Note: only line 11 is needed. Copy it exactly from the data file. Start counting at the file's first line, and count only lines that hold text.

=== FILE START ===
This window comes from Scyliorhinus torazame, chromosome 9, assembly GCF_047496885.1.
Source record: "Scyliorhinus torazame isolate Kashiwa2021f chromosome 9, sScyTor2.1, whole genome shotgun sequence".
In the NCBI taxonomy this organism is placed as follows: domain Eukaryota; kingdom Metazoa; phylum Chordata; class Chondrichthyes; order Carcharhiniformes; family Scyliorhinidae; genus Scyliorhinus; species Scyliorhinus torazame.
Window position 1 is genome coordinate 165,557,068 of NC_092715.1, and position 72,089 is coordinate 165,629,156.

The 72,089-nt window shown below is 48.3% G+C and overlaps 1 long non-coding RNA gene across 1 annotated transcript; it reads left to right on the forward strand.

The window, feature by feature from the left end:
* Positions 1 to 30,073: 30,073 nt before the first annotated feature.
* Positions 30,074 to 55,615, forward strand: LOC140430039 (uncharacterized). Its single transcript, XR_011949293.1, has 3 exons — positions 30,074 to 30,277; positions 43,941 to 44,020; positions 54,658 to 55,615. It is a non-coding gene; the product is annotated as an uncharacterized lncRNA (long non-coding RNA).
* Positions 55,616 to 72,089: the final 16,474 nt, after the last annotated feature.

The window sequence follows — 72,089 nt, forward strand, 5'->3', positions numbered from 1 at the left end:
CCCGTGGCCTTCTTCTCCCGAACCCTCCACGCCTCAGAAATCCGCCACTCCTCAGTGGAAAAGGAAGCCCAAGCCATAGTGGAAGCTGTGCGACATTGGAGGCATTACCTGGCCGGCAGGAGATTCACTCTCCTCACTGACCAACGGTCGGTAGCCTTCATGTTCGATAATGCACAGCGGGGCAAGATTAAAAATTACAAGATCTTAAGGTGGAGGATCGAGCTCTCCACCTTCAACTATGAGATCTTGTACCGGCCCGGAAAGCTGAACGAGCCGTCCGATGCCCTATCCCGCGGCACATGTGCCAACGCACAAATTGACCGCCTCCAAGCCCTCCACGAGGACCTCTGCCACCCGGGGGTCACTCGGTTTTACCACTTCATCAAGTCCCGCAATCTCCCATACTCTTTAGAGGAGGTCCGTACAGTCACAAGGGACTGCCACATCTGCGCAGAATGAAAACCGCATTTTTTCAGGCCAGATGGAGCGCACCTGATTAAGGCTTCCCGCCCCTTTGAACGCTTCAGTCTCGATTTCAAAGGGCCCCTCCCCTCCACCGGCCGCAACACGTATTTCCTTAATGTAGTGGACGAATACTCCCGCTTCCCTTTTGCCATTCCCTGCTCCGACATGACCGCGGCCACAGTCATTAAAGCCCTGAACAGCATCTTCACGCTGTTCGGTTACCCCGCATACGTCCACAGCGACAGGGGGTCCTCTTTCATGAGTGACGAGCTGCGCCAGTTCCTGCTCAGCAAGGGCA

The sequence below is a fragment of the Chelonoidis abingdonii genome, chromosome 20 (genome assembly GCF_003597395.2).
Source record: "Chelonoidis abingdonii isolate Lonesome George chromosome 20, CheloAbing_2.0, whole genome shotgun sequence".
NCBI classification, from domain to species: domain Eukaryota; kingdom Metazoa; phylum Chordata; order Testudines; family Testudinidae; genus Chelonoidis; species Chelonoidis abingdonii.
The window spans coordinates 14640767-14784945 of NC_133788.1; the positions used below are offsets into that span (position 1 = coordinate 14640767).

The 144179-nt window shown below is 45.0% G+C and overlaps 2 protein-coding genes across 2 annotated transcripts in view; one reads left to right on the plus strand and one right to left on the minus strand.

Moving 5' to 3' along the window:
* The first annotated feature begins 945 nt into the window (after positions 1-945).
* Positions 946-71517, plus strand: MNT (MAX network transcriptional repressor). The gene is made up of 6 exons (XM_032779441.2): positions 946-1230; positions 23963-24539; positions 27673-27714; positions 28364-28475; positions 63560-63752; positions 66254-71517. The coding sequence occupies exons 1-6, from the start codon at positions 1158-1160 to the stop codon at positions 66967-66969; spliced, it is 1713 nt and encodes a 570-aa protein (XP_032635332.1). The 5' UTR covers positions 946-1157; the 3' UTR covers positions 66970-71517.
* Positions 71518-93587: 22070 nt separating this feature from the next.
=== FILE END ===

CCCGTGGCCTTCTTCTCCCGAACCCTCCACGCCTCAGAAATCCGCCACTCCTCAGTGGAAAAGGAAGCCCAAGCCATAGTGGAAGCTGTGCGACATTGGAGGCATTACCTGGCCGGCAGGAGATTCACTCTCCTCACTGACCAACGGTCGGTAGCCTTCATGTTCGATAATGCACAGCGGGGCAAGATTAAAAATTACAAGATCTTAAGGTGGAGGATCGAGCTCTCCACCTTCAACTATGAGATCTTGTACCGGCCCGGAAAGCTGAACGAGCCGTCCGATGCCCTATCCCGCGGCACATGTGCCAACGCACAAATTGACCGCCTCCAAGCCCTCCACGAGGACCTCTGCCACCCGGGGGTCACTCGGTTTTACCACTTCATCAAGTCCCGCAATCTCCCATACTCTTTAGAGGAGGTCCGTACAGTCACAAGGGACTGCCACATCTGCGCAGAATGAAAACCGCATTTTTTCAGGCCAGATGGAGCGCACCTGATTAAGGCTTCCCGCCCCTTTGAACGCTTCAGTCTCGATTTCAAAGGGCCCCTCCCCTCCACCGGCCGCAACACGTATTTCCTTAATGTAGTGGACGAATACTCCCGCTTCCCTTTTGCCATTCCCTGCTCCGACATGACCGCGGCCACAGTCATTAAAGCCCTGAACAGCATCTTCACGCTGTTCGGTTACCCCGCATACGTCCACAGCGACAGGGGGTCCTCTTTCATGAGTGACGAGCTGCGCCAGTTCCTGCTCAGCAAGGGCA